In recent years, the United States federal government has created a number of initiatives to help stimulate and support American entrepreneurism. Currently, the government offers a host of unique opportunities for innovators and entrepreneurs through challenges and prize competitions. Challenge.gov, which lists the available competitions, launched in 2010 and since then there have been more than 740 challenges run by over one hundred federal agencies. These government agencies have given prizes of over $250 million and there have been over 250,000 participants from all over the U.S. Here is a brief examination of some of the challenges the federal government has recently pursued to help entrepreneurs tackle their career goals.
Innovative Changes for Female Entrepreneurs through InnovateHER
Female entrepreneurship in the U.S. is on the rise. In fact, women make up roughly 40 percent of new U.S. entrepreneurs, and the overall number of firms owned by women has grown by 45 percent since 2007. However, gender biases limit the chances for female entrepreneurs to be successful, and currently only seven percent of venture capital funding goes to women-owned ventures. InnovateHER gives future female business leaders the means to compete and accomplish their career goals.
An Overview of the InnovateHER Challenge
In 2015, the U.S. Small Business Administration (SBA) created the InnovateHER Challenge to acknowledge and reward women entrepreneurs from all over the United States. Competitors present their products and services, displaying innovations that are designed to significantly impact the lives of women, children, and families. These business ideas are also judged on their potential for commercialization and their overall marketability. Finalists for the 2016 competition met in Washington D.C. to take part in a live pitch and compete for a prize of $70,000. In 2016, the number of contestants and participating organizations grew substantially. Local competitions were hosted by 248 local organizations with forty-nine states (plus Puerto Rico and American Samoa) represented and 3,000 entrepreneurs competing in local challenges.
Challenges from other Departments
The federal government has also created a number of other challenges to help boost entrepreneurism in general. These efforts focus on increasing innovation, and they often encourage entrepreneurs to tackle issues in novel ways. The White House announced their plan in promoting innovation with problem-solving challenges as part of their Strategy for American Innovation in 2009. The events challenged participants to focus on solving problems of a scientific and technical nature with the goal of giving professionals from a wide range of industries, such as business management, engineering, and architecture, the opportunity to solve mission-centric problems.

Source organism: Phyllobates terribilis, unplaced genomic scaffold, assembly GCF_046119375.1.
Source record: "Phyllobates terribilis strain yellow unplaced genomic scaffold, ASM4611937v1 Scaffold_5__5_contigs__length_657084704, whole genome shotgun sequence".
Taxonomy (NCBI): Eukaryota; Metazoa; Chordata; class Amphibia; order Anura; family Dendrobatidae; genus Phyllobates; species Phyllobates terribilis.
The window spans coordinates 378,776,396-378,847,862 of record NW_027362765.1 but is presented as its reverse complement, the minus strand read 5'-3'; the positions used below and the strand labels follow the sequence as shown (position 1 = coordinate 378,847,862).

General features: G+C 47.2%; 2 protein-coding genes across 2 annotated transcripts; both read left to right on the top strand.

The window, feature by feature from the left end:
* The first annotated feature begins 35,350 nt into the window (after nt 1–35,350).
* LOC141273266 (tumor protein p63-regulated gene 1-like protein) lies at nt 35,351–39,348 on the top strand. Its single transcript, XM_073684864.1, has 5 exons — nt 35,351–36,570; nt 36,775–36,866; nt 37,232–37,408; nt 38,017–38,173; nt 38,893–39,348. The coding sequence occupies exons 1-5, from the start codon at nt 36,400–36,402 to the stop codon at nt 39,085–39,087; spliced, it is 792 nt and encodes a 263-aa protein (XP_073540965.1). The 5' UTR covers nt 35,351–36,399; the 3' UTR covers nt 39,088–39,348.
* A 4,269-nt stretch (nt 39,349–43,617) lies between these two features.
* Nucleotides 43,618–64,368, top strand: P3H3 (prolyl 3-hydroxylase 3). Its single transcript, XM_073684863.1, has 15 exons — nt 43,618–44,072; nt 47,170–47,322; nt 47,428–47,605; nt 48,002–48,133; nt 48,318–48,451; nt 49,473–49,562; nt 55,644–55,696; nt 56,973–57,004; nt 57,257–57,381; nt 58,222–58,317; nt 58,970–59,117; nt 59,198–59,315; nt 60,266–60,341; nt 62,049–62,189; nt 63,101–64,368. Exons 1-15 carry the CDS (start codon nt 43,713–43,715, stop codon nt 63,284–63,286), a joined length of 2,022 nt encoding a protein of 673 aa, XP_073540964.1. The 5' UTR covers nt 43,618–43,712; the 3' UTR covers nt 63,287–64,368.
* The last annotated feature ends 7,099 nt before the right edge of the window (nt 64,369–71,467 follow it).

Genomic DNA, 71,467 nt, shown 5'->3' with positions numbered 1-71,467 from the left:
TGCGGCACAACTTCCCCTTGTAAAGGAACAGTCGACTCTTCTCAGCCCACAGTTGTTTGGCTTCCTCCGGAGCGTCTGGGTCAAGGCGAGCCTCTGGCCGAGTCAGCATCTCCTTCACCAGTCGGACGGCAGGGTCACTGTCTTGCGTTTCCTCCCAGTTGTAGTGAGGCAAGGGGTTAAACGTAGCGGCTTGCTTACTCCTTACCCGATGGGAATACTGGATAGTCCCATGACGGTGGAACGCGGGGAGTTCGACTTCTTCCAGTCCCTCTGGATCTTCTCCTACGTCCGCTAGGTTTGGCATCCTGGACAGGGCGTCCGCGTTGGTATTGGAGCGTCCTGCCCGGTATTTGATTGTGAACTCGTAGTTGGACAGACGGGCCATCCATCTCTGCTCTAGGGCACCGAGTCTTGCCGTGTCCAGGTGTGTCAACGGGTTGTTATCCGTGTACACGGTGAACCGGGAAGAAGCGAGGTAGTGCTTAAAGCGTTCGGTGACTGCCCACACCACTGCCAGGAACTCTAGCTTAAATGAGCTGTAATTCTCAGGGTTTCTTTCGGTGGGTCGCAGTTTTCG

Wearable Alcohol Biosensor Challenge – National Institute of Health
The National Institute of Alcohol Abuse and Alcoholism, a division of the National Institute of Health, issued the challenge to improve on the alcohol biosensor technology currently used by the criminal justice system. The desired outcome was to create an advanced, noninvasive technology for monitoring alcohol consumption in real-time and collecting, interpreting, and transmitting blood alcohol level data to a smart phone or other wireless device. The winning device, BACtrack Skyn, is worn on the wrist and monitors the wearer’s blood alcohol level continuously and noninvasively through the use of fuel cell technology. The company BACtrack, who submitted the prototype, received $200,000 in prize funds.
Smart City Air Challenge – Environmental Protection Agency
The City of Baltimore and the Lafayette, Louisiana Consolidated Government won $40,000 prizes each for their submitted projects as part of the Smart City Air Challenge presented by the Environmental Protection Agency (EPA). The challenge involved finding new strategies for collecting and managing data from air quality sensors and discovering analytic methods for organizing and translating the vast available amounts of data into usable knowledge. One of the winning projects was the Air Quality Sensor Network for Greater Baltimore, which plans to deploy a network of sensors using a scalable cloud plan for data management and distribute the air quality information on the City of Baltimore website. The other winning platform was the Lafayette Engagement and Research Network (LEaRN). Like the Air Quality Sensor Network, LEaRN uses a scalable cloud platform, commercial sensors, and other unique avenues for public data sharing.
Entrepreneurs and industry innovators need to be persistent and diligent when it comes to communicating their message and reaching their goal. The federal agencies that sponsor challenges not only serve to inspire creativity and business acuity, but provide unrecognized and future entrepreneurs with opportunities for competition, networking, and ultimately funding. Those just starting out in the business world could benefit from participating in challenges and putting their ideas into practice.
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